Will you give your kokua to keep Hawaii free of litter?
The Hawaiian word kokua means help or assistance. With Hawaii’s beautiful but fragile environment, we as visitors need to give our kokua to help keep Hawaii litter-free.
A very easy way for us visitors to help keep Hawaii litter-free is to bring a reusable shopping bag. It’s not only eco-friendly, it’s practical, too. As I have previously shared, we recommend you bring a reusable shopping bag that can provide multiple uses on your Hawaii vacation — like carrying your shopping, doubling as a beach bag and acting as a carry-on for your souvenirs on your way back home. We include bringing a reusable bag on our list of what to pack for Hawaii.
In 2015, Hawaii retailers will be prohibited from supplying plastic shopping bags. So, we might as well get into the habit of bringing our reusable bags now.
Jack Johnson has written this catchy, short song to help remind us why it’s important to avoid plastic in Hawaii.
(Email subscribers: click here to view this post with the video embedded.)
With today being Earth Day, we’d love to hear how you try to make a difference to give your kokua to protect Hawaii’s environment. Please comment with your ideas.
Great advice. We bring reusable shopping bags when we shop at home, it just makes sense to do the same when traveling.
In fact, we still use our AKL Maui bags at home. 🙂
The other thing we used to do is reuse those giant $0.99 bottles of water you finds at Safeway or the ABC store instead of buying 3-4 new ones each day. Even if you recycle them, having a dozen or more plastic bottles piling up in your hotel room over the course of a week’s stay is still a waste.
Kris – that’s a great idea to reduce plastic with reusing water bottles during your stay — plus saves you money, too. Bonus!
Aloha, Sheila –
We got back last night from a 10-day Maui trip and I am already planning for our trip back to Maui and Kaua’i next year!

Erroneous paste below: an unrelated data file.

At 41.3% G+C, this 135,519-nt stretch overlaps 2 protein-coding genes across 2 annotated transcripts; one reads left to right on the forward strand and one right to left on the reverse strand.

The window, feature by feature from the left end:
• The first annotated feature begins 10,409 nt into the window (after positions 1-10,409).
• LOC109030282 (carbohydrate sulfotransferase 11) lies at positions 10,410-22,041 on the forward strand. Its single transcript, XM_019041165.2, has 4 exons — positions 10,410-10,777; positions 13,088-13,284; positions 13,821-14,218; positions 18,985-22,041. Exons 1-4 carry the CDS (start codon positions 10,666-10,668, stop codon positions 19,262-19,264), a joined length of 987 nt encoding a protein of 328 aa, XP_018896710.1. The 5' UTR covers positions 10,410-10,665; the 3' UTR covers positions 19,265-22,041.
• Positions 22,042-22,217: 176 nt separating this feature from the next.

Relating to your post above, while driving on Honoapiilani Highway (on our way to dinner at Mama’s Fish House), we saw an empty gallon of water flew out of a rental car. Now, you would not think that was unintentional, would you? We also saw passengers from another rental car throw out a brown bag on the westbound Route 30. It is sad (and maddening) when guests do not show any respect and gratitude to what Maui (or any other Hawai’ian islands) offers!
On another note, we saw whales from the Scenic Lookout on Honoapiilani Highway and also at the Nakalele Blow Hole! Of course, it is not the same as on the tour boat. Oh, well, next year we will.
I’ll send you some photos from our trip to post very soon.
Aloha and Mahalo!
Aloha Fidel and mahalo for the trip report! I’m glad you got to see whales.
Absolutely, it is maddening that people would little like that! It makes no sense why someone would not properly dispose of their waste on Maui or anywhere for that matter.
I look forward to your photos. 🙂
It seems like no one would litter in a place that is so beautiful. How could they show so little respect for nature and beauty? I think it really starts with educating children so that they can share their enthusiasm with their parents and model that their whole lives.